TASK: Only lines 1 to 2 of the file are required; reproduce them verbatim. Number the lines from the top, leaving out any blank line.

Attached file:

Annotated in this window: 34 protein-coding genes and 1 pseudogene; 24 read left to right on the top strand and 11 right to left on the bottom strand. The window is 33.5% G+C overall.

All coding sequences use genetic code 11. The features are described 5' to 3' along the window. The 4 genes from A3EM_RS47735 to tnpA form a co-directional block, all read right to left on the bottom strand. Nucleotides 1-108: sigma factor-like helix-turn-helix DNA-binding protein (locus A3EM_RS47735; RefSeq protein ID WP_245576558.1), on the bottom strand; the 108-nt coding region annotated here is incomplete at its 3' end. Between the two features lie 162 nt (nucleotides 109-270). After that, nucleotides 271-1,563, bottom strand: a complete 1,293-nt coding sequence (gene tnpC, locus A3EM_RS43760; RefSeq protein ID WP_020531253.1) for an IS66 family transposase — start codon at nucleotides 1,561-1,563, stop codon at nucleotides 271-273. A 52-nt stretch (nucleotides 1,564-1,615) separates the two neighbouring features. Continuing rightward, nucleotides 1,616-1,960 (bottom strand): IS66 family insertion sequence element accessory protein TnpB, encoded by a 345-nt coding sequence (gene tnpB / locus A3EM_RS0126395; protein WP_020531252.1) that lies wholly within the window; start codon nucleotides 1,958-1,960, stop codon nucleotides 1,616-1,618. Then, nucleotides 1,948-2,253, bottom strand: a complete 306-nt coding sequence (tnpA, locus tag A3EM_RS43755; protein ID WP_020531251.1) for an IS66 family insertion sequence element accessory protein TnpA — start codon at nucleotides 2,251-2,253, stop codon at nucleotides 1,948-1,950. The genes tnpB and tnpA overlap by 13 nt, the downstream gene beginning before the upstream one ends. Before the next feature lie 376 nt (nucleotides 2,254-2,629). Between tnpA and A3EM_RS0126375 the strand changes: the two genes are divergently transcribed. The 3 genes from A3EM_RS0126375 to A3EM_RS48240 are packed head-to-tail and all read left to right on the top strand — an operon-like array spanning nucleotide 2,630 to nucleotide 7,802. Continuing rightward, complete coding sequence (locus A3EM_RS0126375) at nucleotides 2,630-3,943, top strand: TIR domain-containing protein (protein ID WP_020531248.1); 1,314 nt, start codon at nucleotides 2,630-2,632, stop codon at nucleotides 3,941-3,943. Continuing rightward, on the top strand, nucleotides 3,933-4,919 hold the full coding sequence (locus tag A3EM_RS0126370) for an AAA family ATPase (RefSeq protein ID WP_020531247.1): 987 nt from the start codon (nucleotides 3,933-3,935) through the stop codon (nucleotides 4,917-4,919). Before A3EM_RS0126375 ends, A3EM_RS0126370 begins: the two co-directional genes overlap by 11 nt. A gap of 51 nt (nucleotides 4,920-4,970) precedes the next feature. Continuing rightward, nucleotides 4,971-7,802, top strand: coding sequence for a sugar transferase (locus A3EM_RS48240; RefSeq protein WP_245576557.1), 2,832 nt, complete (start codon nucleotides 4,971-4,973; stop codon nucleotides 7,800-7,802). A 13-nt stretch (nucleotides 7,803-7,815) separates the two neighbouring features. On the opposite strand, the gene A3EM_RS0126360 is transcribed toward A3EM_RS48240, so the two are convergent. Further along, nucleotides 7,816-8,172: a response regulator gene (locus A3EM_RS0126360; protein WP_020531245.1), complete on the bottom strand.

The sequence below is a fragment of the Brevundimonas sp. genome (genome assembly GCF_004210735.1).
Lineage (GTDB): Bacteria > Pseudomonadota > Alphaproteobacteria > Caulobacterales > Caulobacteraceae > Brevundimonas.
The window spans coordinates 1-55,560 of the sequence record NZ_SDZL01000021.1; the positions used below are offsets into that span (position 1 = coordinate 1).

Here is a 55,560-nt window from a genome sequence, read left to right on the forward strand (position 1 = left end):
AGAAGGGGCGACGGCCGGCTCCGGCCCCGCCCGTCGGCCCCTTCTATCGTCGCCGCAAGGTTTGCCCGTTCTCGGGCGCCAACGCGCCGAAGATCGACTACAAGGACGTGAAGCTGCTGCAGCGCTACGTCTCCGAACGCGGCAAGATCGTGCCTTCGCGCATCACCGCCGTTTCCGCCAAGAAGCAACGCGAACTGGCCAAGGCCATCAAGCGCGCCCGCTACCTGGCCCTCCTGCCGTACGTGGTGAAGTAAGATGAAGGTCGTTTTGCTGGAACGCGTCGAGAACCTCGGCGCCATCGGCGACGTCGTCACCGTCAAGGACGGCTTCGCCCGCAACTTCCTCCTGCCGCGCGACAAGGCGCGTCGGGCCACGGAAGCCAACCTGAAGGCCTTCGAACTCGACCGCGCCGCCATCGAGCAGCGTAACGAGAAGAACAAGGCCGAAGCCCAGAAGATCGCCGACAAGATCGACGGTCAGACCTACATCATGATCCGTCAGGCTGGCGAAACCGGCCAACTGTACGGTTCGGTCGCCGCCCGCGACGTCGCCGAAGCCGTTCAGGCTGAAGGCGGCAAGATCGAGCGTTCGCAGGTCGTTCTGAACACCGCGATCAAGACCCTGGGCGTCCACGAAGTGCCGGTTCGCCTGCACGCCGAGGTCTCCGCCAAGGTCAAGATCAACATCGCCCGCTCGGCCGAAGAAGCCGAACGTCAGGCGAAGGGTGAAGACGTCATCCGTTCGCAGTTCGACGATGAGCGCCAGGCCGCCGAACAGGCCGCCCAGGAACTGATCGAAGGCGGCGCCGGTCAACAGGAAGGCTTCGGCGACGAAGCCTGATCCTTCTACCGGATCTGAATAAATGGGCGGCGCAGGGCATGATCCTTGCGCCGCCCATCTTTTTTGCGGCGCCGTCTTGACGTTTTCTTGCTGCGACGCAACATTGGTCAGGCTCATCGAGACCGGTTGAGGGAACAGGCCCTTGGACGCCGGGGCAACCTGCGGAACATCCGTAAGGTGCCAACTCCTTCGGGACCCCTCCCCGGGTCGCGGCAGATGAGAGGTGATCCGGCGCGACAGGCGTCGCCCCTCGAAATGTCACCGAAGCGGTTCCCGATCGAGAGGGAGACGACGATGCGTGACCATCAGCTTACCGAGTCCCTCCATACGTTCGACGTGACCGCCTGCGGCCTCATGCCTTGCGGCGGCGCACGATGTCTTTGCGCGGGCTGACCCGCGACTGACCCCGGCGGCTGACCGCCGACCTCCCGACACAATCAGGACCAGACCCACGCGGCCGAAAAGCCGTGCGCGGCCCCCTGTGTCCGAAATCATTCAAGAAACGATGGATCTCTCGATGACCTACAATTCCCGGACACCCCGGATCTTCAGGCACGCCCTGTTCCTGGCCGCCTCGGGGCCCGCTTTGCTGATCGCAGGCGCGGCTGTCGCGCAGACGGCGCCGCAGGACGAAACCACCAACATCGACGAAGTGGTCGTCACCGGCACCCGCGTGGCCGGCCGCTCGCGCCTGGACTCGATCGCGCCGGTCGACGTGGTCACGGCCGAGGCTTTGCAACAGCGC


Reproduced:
Annotated in this window: 34 protein-coding genes and 1 pseudogene; 24 read left to right on the top strand and 11 right to left on the bottom strand. The window is 33.5% G+C overall.

All coding sequences use genetic code 11. The features are described 5' to 3' along the window. The 4 genes from A3EM_RS47735 to tnpA form a co-directional block, all read right to left on the bottom strand. Nucleotides 1-108: sigma factor-like helix-turn-helix DNA-binding protein (locus A3EM_RS47735; RefSeq protein ID WP_245576558.1), on the bottom strand; the 108-nt coding region annotated here is incomplete at its 3' end. Between the two features lie 162 nt (nucleotides 109-270). After that, nucleotides 271-1,563, bottom strand: a complete 1,293-nt coding sequence (gene tnpC, locus A3EM_RS43760; RefSeq protein ID WP_020531253.1) for an IS66 family transposase — start codon at nucleotides 1,561-1,563, stop codon at nucleotides 271-273. A 52-nt stretch (nucleotides 1,564-1,615) separates the two neighbouring features. Continuing rightward, nucleotides 1,616-1,960 (bottom strand): IS66 family insertion sequence element accessory protein TnpB, encoded by a 345-nt coding sequence (gene tnpB / locus A3EM_RS0126395; protein WP_020531252.1) that lies wholly within the window; start codon nucleotides 1,958-1,960, stop codon nucleotides 1,616-1,618. Then, nucleotides 1,948-2,253, bottom strand: a complete 306-nt coding sequence (tnpA, locus tag A3EM_RS43755; protein ID WP_020531251.1) for an IS66 family insertion sequence element accessory protein TnpA — start codon at nucleotides 2,251-2,253, stop codon at nucleotides 1,948-1,950. The genes tnpB and tnpA overlap by 13 nt, the downstream gene beginning before the upstream one ends. Before the next feature lie 376 nt (nucleotides 2,254-2,629). Between tnpA and A3EM_RS0126375 the strand changes: the two genes are divergently transcribed. The 3 genes from A3EM_RS0126375 to A3EM_RS48240 are packed head-to-tail and all read left to right on the top strand — an operon-like array spanning nucleotide 2,630 to nucleotide 7,802. Continuing rightward, complete coding sequence (locus A3EM_RS0126375) at nucleotides 2,630-3,943, top strand: TIR domain-containing protein (protein ID WP_020531248.1); 1,314 nt, start codon at nucleotides 2,630-2,632, stop codon at nucleotides 3,941-3,943. Continuing rightward, on the top strand, nucleotides 3,933-4,919 hold the full coding sequence (locus tag A3EM_RS0126370) for an AAA family ATPase (RefSeq protein ID WP_020531247.1): 987 nt from the start codon (nucleotides 3,933-3,935) through the stop codon (nucleotides 4,917-4,919). Before A3EM_RS0126375 ends, A3EM_RS0126370 begins: the two co-directional genes overlap by 11 nt. A gap of 51 nt (nucleotides 4,920-4,970) precedes the next feature. Continuing rightward, nucleotides 4,971-7,802, top strand: coding sequence for a sugar transferase (locus A3EM_RS48240; RefSeq protein WP_245576557.1), 2,832 nt, complete (start codon nucleotides 4,971-4,973; stop codon nucleotides 7,800-7,802). A 13-nt stretch (nucleotides 7,803-7,815) separates the two neighbouring features. On the opposite strand, the gene A3EM_RS0126360 is transcribed toward A3EM_RS48240, so the two are convergent. Further along, nucleotides 7,816-8,172: a response regulator gene (locus A3EM_RS0126360; protein WP_020531245.1), complete on the bottom strand.